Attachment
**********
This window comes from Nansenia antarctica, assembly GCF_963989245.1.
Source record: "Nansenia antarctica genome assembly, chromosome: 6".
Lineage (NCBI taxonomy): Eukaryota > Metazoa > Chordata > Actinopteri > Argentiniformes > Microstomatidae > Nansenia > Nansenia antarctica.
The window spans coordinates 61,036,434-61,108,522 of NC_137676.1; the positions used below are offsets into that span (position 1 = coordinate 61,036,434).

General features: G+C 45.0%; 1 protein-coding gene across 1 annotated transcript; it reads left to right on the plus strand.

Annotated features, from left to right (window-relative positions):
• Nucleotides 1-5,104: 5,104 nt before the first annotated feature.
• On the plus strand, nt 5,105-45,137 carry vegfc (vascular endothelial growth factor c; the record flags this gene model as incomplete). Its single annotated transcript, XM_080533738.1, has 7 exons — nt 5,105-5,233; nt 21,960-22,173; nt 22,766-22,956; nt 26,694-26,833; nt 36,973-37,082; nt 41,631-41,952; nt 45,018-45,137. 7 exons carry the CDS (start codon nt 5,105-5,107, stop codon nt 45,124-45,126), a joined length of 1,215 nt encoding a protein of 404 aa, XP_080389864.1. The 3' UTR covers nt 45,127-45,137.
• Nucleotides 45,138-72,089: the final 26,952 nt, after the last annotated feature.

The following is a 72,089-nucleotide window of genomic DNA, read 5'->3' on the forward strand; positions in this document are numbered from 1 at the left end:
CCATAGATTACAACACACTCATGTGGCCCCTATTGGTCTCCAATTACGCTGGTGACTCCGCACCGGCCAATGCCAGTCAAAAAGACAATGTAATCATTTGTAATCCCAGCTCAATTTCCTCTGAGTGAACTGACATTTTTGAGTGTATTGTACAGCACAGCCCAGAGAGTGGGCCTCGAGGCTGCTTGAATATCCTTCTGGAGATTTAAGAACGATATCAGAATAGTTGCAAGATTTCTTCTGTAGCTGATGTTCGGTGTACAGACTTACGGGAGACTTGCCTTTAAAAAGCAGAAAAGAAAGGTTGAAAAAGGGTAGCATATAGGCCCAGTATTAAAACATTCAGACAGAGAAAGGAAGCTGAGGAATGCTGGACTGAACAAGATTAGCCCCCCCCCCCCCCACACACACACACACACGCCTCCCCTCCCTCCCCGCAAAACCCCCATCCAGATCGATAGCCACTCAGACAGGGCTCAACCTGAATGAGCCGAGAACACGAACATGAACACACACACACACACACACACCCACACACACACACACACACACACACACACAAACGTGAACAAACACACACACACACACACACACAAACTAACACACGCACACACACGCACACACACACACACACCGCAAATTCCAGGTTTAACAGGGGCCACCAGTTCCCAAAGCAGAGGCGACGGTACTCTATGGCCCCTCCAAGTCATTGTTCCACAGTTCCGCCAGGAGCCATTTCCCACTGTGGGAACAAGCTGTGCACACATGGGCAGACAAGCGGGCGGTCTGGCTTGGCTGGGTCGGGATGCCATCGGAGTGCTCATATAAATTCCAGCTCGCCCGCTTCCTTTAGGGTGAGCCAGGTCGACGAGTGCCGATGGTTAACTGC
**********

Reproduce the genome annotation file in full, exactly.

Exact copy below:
This window comes from Nansenia antarctica, assembly GCF_963989245.1.
Source record: "Nansenia antarctica genome assembly, chromosome: 6".
Lineage (NCBI taxonomy): Eukaryota > Metazoa > Chordata > Actinopteri > Argentiniformes > Microstomatidae > Nansenia > Nansenia antarctica.
The window spans coordinates 61,036,434-61,108,522 of NC_137676.1; the positions used below are offsets into that span (position 1 = coordinate 61,036,434).

General features: G+C 45.0%; 1 protein-coding gene across 1 annotated transcript; it reads left to right on the plus strand.

Annotated features, from left to right (window-relative positions):
• Nucleotides 1-5,104: 5,104 nt before the first annotated feature.
• On the plus strand, nt 5,105-45,137 carry vegfc (vascular endothelial growth factor c; the record flags this gene model as incomplete). Its single annotated transcript, XM_080533738.1, has 7 exons — nt 5,105-5,233; nt 21,960-22,173; nt 22,766-22,956; nt 26,694-26,833; nt 36,973-37,082; nt 41,631-41,952; nt 45,018-45,137. 7 exons carry the CDS (start codon nt 5,105-5,107, stop codon nt 45,124-45,126), a joined length of 1,215 nt encoding a protein of 404 aa, XP_080389864.1. The 3' UTR covers nt 45,127-45,137.
• Nucleotides 45,138-72,089: the final 26,952 nt, after the last annotated feature.

The following is a 72,089-nucleotide window of genomic DNA, read 5'->3' on the forward strand; positions in this document are numbered from 1 at the left end:
CCATAGATTACAACACACTCATGTGGCCCCTATTGGTCTCCAATTACGCTGGTGACTCCGCACCGGCCAATGCCAGTCAAAAAGACAATGTAATCATTTGTAATCCCAGCTCAATTTCCTCTGAGTGAACTGACATTTTTGAGTGTATTGTACAGCACAGCCCAGAGAGTGGGCCTCGAGGCTGCTTGAATATCCTTCTGGAGATTTAAGAACGATATCAGAATAGTTGCAAGATTTCTTCTGTAGCTGATGTTCGGTGTACAGACTTACGGGAGACTTGCCTTTAAAAAGCAGAAAAGAAAGGTTGAAAAAGGGTAGCATATAGGCCCAGTATTAAAACATTCAGACAGAGAAAGGAAGCTGAGGAATGCTGGACTGAACAAGATTAGCCCCCCCCCCCCCCACACACACACACACACGCCTCCCCTCCCTCCCCGCAAAACCCCCATCCAGATCGATAGCCACTCAGACAGGGCTCAACCTGAATGAGCCGAGAACACGAACATGAACACACACACACACACACACACCCACACACACACACACACACACACACACACAAACGTGAACAAACACACACACACACACACACACAAACTAACACACGCACACACACGCACACACACACACACACCGCAAATTCCAGGTTTAACAGGGGCCACCAGTTCCCAAAGCAGAGGCGACGGTACTCTATGGCCCCTCCAAGTCATTGTTCCACAGTTCCGCCAGGAGCCATTTCCCACTGTGGGAACAAGCTGTGCACACATGGGCAGACAAGCGGGCGGTCTGGCTTGGCTGGGTCGGGATGCCATCGGAGTGCTCATATAAATTCCAGCTCGCCCGCTTCCTTTAGGGTGAGCCAGGTCGACGAGTGCCGATGGTTAACTGC